Note well that the junta failed to gain majority support, even in pro-Western strongholds (no doubt, Uniate areas are strongly in favour of the anti-Orthodox putschists, though). The junta has LESS support than Yanukovich did on the ground in the Ukraine, but it has MORE support than Yanukovich did in the Western media and amongst Western neoliberal elements. What’ll doom the junta is that it has too many “old faces” from the corrupt oligarch/shitbird politician element in its ranks. Turchinov is an old crony of Yuliya’s… as is Yatsenyuk. Note well that the USA doesn’t mind supping with thieves (literally, as Avakov’s spell in the slam testifies). This isn’t even bringing up the Uniate terrorist elements such as Tyagnibok & Co in the junta!
One last thing… the original of this article had a subtle pro-Western slant, which I corrected. VOR should look at the staffer who prepared this… the Rodina can’t have traitors at this time and place…
On Wednesday, Viktor Ozerov, the Federation Council Defence and Security Committee Chairman, told Interfax that NATO’s decision to suspend coöperation with Russia gives Moscow the right to suspend NATO transit to Afghanistan across Russian territory, saying, “NATO transports armaments, military hardware, and servicemen to Afghanistan across our territory. If our coöperation comes to a halt, we’d have the right to suspend this transit, and the alliance would have to find other routes. Bilateral agreements with France, Italy, the USA, Germany, and some other countries allow NATO transit to Afghanistan. Soon, the NATO pullout from Afghanistan will begin and the alliance would have to find routes bypassing our territory”.
“Cooperation always implies mutual interests. Russia won’t lose from the halt of coöperation. Primarily, that coöperation was helpful for the alliance. In fact, there were nothing more than declarations of coöperation. NATO always followed its own policy, for instance, in expanding towards the Russian borders and the deployment of missile defence systems. The goals and tasks were ambitious, for instance, in this year’s coöperation program. However, if we look at earlier years, we’d see that coöperation existed only in secondary programs, such as mine clearing operations in Afghanistan, deterring drug trafficking, and countering homemade bombs. At the same time, we made no progress on the keynote issue, missile defence, as in earlier years NATO ignored the Russian opinion”.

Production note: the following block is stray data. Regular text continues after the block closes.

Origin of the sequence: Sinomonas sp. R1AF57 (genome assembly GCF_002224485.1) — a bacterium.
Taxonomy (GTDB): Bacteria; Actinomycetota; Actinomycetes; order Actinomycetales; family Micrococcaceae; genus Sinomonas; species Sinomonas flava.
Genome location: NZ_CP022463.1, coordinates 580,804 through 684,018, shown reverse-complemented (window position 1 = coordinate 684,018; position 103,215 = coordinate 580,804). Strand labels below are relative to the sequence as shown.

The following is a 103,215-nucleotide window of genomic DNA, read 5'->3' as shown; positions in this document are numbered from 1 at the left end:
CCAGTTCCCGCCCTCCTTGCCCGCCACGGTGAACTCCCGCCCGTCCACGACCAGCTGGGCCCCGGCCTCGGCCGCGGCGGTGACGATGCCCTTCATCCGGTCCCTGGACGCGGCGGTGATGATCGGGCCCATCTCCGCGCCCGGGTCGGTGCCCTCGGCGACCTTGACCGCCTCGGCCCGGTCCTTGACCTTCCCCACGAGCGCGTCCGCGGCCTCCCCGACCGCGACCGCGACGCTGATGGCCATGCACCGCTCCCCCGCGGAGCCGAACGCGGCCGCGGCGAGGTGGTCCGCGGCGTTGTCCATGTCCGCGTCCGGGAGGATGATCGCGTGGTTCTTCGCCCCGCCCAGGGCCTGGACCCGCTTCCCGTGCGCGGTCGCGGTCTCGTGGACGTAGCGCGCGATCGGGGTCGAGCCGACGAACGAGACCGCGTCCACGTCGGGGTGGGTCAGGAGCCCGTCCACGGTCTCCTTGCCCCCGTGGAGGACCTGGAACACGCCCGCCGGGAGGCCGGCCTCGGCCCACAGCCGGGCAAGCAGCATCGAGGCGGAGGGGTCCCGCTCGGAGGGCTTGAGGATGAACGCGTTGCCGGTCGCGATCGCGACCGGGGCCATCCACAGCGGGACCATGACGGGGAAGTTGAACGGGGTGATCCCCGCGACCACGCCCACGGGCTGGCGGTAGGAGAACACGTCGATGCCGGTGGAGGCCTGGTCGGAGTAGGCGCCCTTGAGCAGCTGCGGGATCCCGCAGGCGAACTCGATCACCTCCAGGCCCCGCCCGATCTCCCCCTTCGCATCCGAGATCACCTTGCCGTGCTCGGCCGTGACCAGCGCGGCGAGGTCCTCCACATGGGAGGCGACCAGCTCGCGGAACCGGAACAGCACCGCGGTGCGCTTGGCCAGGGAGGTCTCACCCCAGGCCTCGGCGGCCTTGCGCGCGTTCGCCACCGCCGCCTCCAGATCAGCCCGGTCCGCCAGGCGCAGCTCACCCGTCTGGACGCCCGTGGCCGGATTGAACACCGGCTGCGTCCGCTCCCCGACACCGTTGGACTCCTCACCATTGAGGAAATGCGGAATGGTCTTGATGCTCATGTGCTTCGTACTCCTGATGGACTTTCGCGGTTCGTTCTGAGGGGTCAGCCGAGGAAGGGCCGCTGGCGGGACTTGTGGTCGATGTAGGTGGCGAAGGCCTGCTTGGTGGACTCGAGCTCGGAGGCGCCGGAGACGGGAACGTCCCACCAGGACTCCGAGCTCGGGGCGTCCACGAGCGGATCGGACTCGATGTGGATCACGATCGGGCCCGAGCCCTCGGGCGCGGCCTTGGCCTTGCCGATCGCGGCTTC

“This isn’t the first time that NATO suspended coöperation with Russia; the same happened in August 2008 when Russia defended its citizens in South Ossetia. Back then, NATO foreign ministers decided to review relations with Russia. The relations were frozen, but the freeze did not last for long. This is no more than an idle threat. I think that NATO will revise its decision very soon, as soon as passions about the Ukraine calm down, we’d go back to dialogue and partnership”.
“Always, Russia demonstrated its desire to develop relations with the alliance, but it’s always been a one-way street. They listened to our proposals and initiatives, but nothing more. NATO continued to expand, incorporating other states, and setting up bases in disregard of the Russian position. Russia joined the Partnership for Peace programme in the early 1990s when its coöperation with NATO had just begun. Our interaction with NATO over the Bosnian situation was the most fruitful period of our coöperation. That’s only one example. Regardless NATO’s position, we’re destined to coöperate because we live on the same continent and in the same space. Military activity of one side might have a direct influence on the other side’s security. We can’t help but view the military alliances of Eastern European and Baltic states, and the associated military activity on their territories, as a threat to our strategic security interests. Moreover, we’ll give an adequate response to all that”.
The Bear reminds the smug West that it holds trump cards in its hand. If the West continues its peevish, childish, and foolish petulance… well, Russia CAN do something about it… it’s NOT Nu, pogodi! That is, it isn’t a powerless cipher… the feckless and ignorant Amerikantsy have forgotten that.
4 April 2014
Voice of Russia World Service